Here are some equivalent ways of saying T is onto:”

  • The range of T is equal to the codomain of T .
  • Every vector in the codomain is the output of some input vector.

R n x T ( x ) range ( T ) R m = codomain T onto

Here are some equivalent ways of saying T is not onto:”

  • The range of T is smaller than the codomain of T .
  • There exists a vector b in R m such that the equation T ( x )= b does not have a solution.
  • There is a vector in the codomain that is not the output of any input vector.

R n x T ( x ) range ( T ) R m = codomain T notonto
Proof

The previous two examples illustrate the following observation. Suppose that T ( x )= Ax is a matrix transformation that is not onto. This means that range ( T )= Col ( A ) is a subspace of R m of dimension less than m : perhaps it is a line in the plane, or a line in 3 -space, or a plane in 3 -space, etc. Whatever the case, the range of T is very small compared to the codomain. To find a vector not in the range of T , choose a random nonzero vector b in R m ; you have to be extremely unlucky to choose a vector that is in the range of T . Of course, to check whether a given vector b is in the range of T , you have to solve the matrix equation Ax = b to see whether it is consistent.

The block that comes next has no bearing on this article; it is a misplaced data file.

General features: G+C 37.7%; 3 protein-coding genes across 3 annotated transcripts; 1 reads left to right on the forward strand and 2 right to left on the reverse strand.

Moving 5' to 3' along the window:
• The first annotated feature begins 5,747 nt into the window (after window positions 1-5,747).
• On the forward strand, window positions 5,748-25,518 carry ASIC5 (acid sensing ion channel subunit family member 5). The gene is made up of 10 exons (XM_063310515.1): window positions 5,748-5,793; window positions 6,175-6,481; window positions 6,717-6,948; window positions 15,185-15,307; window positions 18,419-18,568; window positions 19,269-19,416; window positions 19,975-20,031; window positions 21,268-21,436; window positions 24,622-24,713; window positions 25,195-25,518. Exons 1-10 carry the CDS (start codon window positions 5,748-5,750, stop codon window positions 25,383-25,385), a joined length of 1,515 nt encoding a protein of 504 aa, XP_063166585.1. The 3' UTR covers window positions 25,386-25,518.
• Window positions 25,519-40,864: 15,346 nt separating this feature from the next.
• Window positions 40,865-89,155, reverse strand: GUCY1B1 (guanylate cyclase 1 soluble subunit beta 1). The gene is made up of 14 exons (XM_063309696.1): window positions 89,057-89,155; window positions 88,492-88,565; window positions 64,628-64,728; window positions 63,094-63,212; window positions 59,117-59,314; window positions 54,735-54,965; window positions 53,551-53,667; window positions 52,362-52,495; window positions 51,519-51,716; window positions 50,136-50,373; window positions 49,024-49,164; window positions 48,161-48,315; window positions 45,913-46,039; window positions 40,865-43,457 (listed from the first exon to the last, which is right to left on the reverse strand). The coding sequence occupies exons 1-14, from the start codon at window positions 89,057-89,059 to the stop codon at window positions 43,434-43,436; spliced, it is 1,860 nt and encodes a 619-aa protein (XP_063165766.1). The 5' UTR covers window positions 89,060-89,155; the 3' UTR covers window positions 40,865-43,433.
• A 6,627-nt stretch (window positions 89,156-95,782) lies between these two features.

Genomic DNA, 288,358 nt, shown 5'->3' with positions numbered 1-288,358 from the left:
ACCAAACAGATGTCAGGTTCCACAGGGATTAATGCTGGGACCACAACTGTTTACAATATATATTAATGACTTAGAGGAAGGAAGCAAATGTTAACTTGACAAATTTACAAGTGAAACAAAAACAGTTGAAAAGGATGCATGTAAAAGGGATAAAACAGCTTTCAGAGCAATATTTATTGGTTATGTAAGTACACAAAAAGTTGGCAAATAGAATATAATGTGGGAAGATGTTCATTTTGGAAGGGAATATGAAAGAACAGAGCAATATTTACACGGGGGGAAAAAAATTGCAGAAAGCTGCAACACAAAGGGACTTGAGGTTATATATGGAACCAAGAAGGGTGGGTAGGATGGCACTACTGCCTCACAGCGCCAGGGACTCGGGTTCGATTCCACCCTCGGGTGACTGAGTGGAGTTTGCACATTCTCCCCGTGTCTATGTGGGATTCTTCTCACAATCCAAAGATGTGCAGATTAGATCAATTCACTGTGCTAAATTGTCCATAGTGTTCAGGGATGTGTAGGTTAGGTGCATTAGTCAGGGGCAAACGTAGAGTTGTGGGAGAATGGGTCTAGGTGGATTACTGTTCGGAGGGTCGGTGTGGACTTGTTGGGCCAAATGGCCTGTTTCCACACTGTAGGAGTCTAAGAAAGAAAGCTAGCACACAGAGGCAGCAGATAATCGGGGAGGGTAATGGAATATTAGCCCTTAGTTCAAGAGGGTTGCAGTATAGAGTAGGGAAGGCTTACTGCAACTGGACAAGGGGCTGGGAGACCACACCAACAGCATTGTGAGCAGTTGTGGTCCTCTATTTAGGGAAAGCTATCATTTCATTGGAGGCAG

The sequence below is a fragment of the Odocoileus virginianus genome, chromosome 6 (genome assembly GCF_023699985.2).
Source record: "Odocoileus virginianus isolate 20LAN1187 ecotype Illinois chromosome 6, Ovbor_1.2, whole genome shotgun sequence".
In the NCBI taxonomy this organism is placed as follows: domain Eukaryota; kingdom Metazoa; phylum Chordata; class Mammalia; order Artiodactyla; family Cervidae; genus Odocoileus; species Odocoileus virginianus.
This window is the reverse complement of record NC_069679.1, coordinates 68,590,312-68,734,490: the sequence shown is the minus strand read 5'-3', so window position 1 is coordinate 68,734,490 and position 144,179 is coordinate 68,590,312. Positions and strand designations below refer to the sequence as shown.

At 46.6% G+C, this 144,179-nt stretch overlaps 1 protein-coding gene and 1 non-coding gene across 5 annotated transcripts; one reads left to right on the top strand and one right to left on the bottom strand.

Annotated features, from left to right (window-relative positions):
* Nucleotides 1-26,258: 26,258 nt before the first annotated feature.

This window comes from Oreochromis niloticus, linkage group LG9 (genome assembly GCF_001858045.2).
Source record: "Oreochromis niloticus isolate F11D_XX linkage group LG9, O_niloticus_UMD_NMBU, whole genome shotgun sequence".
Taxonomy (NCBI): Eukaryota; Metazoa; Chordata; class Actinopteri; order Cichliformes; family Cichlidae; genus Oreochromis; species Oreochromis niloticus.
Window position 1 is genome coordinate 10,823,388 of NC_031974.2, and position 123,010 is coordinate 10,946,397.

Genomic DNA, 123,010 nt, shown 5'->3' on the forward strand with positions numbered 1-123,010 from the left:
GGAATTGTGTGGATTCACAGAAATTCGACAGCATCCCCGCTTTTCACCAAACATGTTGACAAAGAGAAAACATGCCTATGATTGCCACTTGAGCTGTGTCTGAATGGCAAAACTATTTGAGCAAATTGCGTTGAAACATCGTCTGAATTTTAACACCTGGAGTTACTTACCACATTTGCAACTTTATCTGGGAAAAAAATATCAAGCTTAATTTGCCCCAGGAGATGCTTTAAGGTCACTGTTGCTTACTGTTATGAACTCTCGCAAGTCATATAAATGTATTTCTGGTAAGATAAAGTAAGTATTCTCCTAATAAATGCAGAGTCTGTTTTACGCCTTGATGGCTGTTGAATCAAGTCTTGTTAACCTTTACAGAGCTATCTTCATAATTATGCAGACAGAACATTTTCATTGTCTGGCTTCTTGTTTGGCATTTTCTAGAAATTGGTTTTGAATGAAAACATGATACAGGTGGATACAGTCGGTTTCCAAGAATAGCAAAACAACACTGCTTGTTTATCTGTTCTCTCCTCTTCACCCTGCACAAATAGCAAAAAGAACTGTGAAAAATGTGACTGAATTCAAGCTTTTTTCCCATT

Tall matrices do not have onto transformations

If T : R n R m is an onto matrix transformation, what can we say about the relative sizes of n and m ?

The matrix associated to T has n columns and m rows. Each row and each column can only contain one pivot, so in order for A to have a pivot in every row, it must have at least as many columns as rows: m n .

This says that, for instance, R 2 is “too small” to admit an onto linear transformation to R 3 .

Note that there exist wide matrices that are not onto: for example,

G 1 12 22 4 H

does not have a pivot in every row.

Subsection4.2.3Comparison

The above expositions of one-to-one and onto transformations were written to mirror each other. However, “one-to-one” and “onto” are complementary notions: neither one implies the other. Below we have provided a chart for comparing the two. In the chart, A is an m × n matrix, and T : R n R m is the matrix transformation T ( x )= Ax .

T isone-to-one T ( x )= b has atmostonesolution forevery b .Thecolumnsof A arelinearlyindependent. A hasapivotineverycolumn. T isonto T ( x )= b has atleastonesolution forevery b .Thecolumnsof A span R m . A hasapivotineveryrow.
One-to-one is the same as onto for square matrices

We observed in the previous example that a square matrix has a pivot in every row if and only if it has a pivot in every column. Therefore, a matrix transformation T from R n to itself is one-to-one if and only if it is onto: in this case, the two notions are equivalent.

Conversely, by this note and this note, if a matrix transformation T : R m R n is both one-to-one and onto, then m = n .

Note that in general, a transformation T is both one-to-one and onto if and only if T ( x )= b has exactly one solution for all b in R m .